---Cuban Food Joke

The radio program The Splendid Table recently featured a story about the rediscovery of good food in Cuba. One of the segments featured an interview with writer Tamar Adler whose piece "Why Cuba Is Becoming a Serious Culinary Destination" explains how the gastronomic life of Cubans is beginning to recover from decades of socialism.

You can listen to the segment and read excerpts from Adler's interview by clicking here.

Adler explains how Castro's revolution and regime drove the populace to the brink of starvation. Following the revolution, Cuba's international trade slowed to a crawl. In response to the question of how Cuba's isolation effected Cuba's culinary identity, Adler replied:
Severely. The worst of it really started with the collapse of the Soviet Union in the late '80s and early '90s. Cuba, like the U.S., was a petroleum-dependent, highly industrialized, agricultural society. It lost all of its oil imports when the Soviet Union collapsed, which resulted in just short of starvation nationwide.
In her written article Adler elaborates:
Back before the island’s food markets and restaurants were nationalized in 1959, Cuba’s large upper middle class ate well. Then, private enterprise was forbidden. Food rationing began in 1962 and remains, via the libreta de abastecimiento (supplies booklet), which the journalist Patrick Symmes, who has been reporting on Cuba since the 1990s, has called “the foundational document of Cuban life.” The collapse of the Soviet Union around 1991 marked the beginning of the most artfully euphemized epoch I’ve heard of: Fidel Castro’s Special Period in Peacetime, during which Cuba lost up to 85 percent of its imports and exports. Farms went fallow. Cubans lived on sugar water until dinnertime. Stories abound of dairy cows eaten for meat, of street cats and zoo animals going missing. The weight of an average Cuban decreased by 30 percent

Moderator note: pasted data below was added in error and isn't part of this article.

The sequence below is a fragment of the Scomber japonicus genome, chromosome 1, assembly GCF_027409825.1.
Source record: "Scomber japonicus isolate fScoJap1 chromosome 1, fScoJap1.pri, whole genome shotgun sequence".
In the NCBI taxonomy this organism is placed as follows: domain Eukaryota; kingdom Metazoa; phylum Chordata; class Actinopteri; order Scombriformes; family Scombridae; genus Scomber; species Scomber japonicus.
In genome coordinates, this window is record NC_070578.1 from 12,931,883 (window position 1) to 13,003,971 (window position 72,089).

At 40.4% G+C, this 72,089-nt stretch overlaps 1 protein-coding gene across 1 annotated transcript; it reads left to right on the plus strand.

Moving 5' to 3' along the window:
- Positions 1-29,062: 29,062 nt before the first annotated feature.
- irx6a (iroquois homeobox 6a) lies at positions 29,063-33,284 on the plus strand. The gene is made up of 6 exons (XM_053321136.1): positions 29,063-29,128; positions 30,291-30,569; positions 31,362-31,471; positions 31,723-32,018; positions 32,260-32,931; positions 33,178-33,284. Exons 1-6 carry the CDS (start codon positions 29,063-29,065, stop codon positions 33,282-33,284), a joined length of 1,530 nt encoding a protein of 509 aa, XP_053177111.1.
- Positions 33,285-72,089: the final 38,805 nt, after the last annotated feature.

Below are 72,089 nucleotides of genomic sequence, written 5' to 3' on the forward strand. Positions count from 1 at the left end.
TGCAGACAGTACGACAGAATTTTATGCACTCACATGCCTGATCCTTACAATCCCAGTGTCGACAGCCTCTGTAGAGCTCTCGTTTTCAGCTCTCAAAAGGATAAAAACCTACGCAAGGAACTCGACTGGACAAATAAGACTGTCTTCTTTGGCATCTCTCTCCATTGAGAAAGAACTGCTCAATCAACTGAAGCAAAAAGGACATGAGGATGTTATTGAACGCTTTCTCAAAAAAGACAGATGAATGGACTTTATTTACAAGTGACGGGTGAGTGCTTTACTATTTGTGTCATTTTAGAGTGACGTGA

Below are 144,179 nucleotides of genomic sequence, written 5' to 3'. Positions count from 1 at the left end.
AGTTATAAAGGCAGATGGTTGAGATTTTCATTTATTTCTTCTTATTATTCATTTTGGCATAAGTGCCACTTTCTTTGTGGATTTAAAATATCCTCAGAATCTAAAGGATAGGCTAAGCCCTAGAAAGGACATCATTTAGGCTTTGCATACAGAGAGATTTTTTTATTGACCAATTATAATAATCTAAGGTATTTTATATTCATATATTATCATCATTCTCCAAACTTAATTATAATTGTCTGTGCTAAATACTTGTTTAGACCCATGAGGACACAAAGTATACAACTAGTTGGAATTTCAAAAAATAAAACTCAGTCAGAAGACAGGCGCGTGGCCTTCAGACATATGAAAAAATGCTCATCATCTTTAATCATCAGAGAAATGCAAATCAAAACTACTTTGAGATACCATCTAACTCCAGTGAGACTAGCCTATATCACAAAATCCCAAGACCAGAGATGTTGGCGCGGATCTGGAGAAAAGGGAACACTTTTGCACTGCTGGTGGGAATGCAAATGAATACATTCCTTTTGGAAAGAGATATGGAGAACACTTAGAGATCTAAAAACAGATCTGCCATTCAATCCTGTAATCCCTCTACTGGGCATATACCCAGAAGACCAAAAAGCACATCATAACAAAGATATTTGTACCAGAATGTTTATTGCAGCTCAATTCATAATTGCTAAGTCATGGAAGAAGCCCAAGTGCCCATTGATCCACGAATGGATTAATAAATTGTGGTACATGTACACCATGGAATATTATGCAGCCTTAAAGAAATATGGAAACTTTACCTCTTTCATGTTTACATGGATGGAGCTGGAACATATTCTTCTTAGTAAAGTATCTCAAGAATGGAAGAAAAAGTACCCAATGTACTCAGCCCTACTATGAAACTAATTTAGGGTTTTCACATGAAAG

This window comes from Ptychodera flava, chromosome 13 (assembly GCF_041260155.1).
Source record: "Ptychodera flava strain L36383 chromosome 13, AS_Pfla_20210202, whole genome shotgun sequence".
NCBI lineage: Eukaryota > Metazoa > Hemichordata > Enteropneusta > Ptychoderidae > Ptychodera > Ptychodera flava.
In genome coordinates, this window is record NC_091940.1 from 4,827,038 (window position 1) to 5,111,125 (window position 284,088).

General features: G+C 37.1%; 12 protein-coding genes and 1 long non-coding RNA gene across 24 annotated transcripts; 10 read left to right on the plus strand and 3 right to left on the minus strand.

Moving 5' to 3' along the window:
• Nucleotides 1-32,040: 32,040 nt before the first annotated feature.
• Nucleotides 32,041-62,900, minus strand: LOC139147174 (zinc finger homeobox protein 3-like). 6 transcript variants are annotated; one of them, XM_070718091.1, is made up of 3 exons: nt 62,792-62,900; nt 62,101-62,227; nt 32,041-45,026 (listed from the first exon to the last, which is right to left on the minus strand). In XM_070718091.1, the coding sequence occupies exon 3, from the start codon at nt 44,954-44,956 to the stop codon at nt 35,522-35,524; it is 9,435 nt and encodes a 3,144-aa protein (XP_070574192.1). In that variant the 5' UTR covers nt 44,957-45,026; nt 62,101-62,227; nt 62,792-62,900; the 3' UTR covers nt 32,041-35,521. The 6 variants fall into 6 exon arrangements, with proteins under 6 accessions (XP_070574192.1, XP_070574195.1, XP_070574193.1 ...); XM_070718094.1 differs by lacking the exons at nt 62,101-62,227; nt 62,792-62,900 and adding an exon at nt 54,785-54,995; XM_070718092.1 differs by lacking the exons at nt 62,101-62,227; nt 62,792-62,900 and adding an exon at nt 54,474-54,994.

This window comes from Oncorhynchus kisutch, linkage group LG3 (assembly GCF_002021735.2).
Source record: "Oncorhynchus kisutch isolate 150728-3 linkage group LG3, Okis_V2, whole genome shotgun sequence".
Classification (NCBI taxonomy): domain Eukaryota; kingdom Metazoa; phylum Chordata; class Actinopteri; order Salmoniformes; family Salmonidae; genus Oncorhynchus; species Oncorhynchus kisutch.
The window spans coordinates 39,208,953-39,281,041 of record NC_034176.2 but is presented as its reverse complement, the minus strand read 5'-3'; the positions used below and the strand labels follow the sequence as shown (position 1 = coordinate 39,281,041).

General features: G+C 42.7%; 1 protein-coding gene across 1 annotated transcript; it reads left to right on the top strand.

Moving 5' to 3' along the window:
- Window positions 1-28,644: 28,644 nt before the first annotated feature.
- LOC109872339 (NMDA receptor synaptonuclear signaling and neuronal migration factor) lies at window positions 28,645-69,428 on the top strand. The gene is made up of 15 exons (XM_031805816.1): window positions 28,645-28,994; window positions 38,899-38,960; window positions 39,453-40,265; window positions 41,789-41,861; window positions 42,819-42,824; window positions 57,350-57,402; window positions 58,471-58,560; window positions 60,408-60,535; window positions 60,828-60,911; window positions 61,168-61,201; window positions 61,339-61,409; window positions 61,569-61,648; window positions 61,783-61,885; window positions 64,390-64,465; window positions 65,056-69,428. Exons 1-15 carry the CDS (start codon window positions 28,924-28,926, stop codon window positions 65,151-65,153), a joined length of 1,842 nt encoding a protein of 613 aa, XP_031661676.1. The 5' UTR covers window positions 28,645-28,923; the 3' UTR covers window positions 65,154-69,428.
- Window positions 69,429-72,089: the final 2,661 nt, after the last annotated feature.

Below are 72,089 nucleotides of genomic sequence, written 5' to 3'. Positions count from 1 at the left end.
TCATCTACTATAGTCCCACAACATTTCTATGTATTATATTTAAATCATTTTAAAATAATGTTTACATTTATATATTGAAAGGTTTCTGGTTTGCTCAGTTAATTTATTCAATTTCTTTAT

While the program segment happily focuses on the recovery of the Cuban culinary scene after Fidel Castro's stepping down from power and the subsequent opening of Cuba, it also reminds us of how socialism actually impoverished the people by making their mundane, ordinary lives much more difficult to live. The Cuban socialist episode is another negative example of how socialism hurts the masses, the very set of people it promises to help.